* @return the next nth toke in the stream without advancing the pointer
* @throws IllegalTokenException if any of the next tokens are not recognized by the parser
*/
public Token peekNextToken(int n) throws IllegalTokenException {
int position = pos;
Token t = null;
while(n-->0)
t = getNextToken();
pos = position;
return t;
}
/**
* Save the current position in the token stream (can be returned to with rewind())
*/
public void mark() {
saved = pos;
}
/**
* Rewind the token stream to the position saved by the last call to mark()
*/
public void rewind() {
pos = saved;
}
}


Here is the parser class (Lexer.java):

public class Lexer {
private TokenStream stream;
public Lexer(String expression) {
stream = new TokenStream(expression);
}
public static void die(String message) {
System.out.println("Fatal error: " + message);
System.exit(0);
}

/**
*
* @return an AST representing a single term being multiplied (either an atom or an expression enclosed in parentheses)
*/
public MathematicalExpressionAST factor() {
MathematicalExpressionAST res = null;
try {
if (stream.peekNextToken().type == TokenType.OP_PLUS || stream.peekNextToken().type == TokenType.OP_MINUS)
res = new MathematicalExpressionAST(stream.getNextToken().type, factor());
else if (stream.peekNextToken().type == TokenType.LPAREN) {
stream.getNextToken(); // consume the lparen
res = mathExpression();
if (stream.peekNextToken().type != TokenType.RPAREN)
die("Missing RPAREN!");
stream.getNextToken(); // consume the rparen
} else if (stream.peekNextToken().type == TokenType.IDENTIFIER)
res = new MathematicalExpressionAST(new MathAtomAST(stream.getNextToken().id));
else if (stream.peekNextToken().type == TokenType.INTEGER)
res = new MathematicalExpressionAST(new MathAtomAST((double) stream.getNextToken().value));
else
die("Unexpected token ".concat(stream.peekNextToken().type.name()));

} catch (IllegalTokenException e) {
die(e.getMessage());
}
return res;
}
/**
*
* @return an AST representing a product of atomic terms
*/
public MathematicalExpressionAST term() {
MathematicalExpressionAST res = factor();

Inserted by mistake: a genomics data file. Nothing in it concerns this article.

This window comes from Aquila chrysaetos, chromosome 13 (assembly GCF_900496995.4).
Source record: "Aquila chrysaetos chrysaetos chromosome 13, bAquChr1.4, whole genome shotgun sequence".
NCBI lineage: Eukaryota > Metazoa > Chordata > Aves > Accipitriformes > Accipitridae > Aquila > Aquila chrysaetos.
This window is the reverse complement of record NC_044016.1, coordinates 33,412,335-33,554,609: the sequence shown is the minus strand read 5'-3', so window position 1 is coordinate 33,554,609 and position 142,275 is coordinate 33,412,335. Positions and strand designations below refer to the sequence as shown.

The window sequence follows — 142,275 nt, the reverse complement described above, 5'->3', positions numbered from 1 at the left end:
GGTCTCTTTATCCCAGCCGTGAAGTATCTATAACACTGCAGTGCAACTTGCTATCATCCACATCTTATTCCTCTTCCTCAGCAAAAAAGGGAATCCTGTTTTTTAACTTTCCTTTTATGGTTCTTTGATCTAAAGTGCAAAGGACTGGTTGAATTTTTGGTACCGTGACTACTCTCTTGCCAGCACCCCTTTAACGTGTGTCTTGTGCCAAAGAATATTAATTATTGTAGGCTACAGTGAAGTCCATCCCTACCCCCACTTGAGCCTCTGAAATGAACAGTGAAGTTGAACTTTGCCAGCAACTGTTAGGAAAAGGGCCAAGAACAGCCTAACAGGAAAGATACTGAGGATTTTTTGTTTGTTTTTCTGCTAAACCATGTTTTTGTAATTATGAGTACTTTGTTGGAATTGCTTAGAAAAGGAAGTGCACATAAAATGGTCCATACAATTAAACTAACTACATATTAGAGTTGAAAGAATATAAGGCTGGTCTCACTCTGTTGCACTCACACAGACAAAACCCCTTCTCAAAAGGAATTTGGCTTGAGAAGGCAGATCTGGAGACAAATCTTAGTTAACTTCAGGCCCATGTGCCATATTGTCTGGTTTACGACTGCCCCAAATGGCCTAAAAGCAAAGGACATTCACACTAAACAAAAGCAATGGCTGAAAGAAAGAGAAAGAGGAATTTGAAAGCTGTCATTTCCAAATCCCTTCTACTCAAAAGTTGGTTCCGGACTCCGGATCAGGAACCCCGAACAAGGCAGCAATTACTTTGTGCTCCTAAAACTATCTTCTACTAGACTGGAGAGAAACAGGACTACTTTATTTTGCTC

try {
while(stream.peekNextToken().type == TokenType.OP_MUL ||
stream.peekNextToken().type == TokenType.OP_DIV) {
res = new MathematicalExpressionAST(stream.getNextToken().type, res, term());
}
} catch (IllegalTokenException e) {
die(e.getMessage());
}
return res;
}
/**
*
* @return an AST representing a sum of terms
*/
public MathematicalExpressionAST mathExpression() {
MathematicalExpressionAST res = term();
try {
while(stream.peekNextToken().type == TokenType.OP_PLUS ||
stream.peekNextToken().type == TokenType.OP_MINUS) {
res = new MathematicalExpressionAST(stream.getNextToken().type, res, mathExpression());
}
} catch (IllegalTokenException e) {
die(e.getMessage());
}
return res;
}

/**
*
* @return an AST representing a single boolean value (either a literal or a comparison expression)
*/
public BooleanExpressionAST singleBool() {
BooleanExpressionAST res = null;
try {
if (stream.peekNextToken().type == TokenType.OP_NOT)
res = new BooleanExpressionAST(stream.getNextToken().type, singleBool());
else if (stream.peekNextToken().type == TokenType.LPAREN) {
stream.getNextToken(); // Consume the LPAREN
res = boolExpression();
if (stream.peekNextToken().type != TokenType.RPAREN)
die("Missing RPAREN!");
stream.getNextToken(); // Consume the RPAREN
}
else if (stream.peekNextToken().type == TokenType.LIT_TRUE ||
stream.peekNextToken().type == TokenType.LIT_FALSE)
res = new BooleanExpressionAST(new BoolAtomAST(stream.getNextToken().type == TokenType.LIT_TRUE));
else {
MathematicalExpressionAST lhs = mathExpression();
TokenType op = stream.getNextToken().type;
if (!((op == TokenType.OP_EQ) || (op == TokenType.OP_GT) || (op == TokenType.OP_LT)))
throw new AssertionError();
MathematicalExpressionAST rhs = mathExpression();

res = new ComparisonExpressionAST<Double>(op, lhs, rhs);
}
return res;
} catch (IllegalTokenException e) {
die(e.getMessage());
}

return res;

}
/**
*
* @return an AST representing a 'minterm'
*/
public BooleanExpressionAST minterms() {
BooleanExpressionAST res = singleBool();
try {
while (stream.peekNextToken().type == TokenType.OP_AND)
res = new BooleanExpressionAST(stream.getNextToken().type, res, minterms());
} catch (IllegalTokenException e) {
die(e.getMessage());
}

return res;
}
/**
*
* @return an AST representing a maxterm of minterms, or a boolean expression
*/
public BooleanExpressionAST boolExpression() {
BooleanExpressionAST res = minterms();
try {
while (stream.peekNextToken().type == TokenType.OP_OR)
res = new BooleanExpressionAST(stream.getNextToken().type, res, boolExpression());
} catch (IllegalTokenException e) {
die(e.getMessage());
}

return res;
}

/**
* Try to parse a boolean expression; if it fails parse a math expression
* @return either BooleanExpressionAST or MathematicalExpressionAST
*/
public ExpressionAST<?> expression() {
try {
stream.mark();
return boolExpression();
} catch (AssertionError e) {
stream.rewind();
return mathExpression();
}
}

/**
*
* @return an AST representing either a variable assignment (if it exists) or a mathematical or boolean
* expression
*/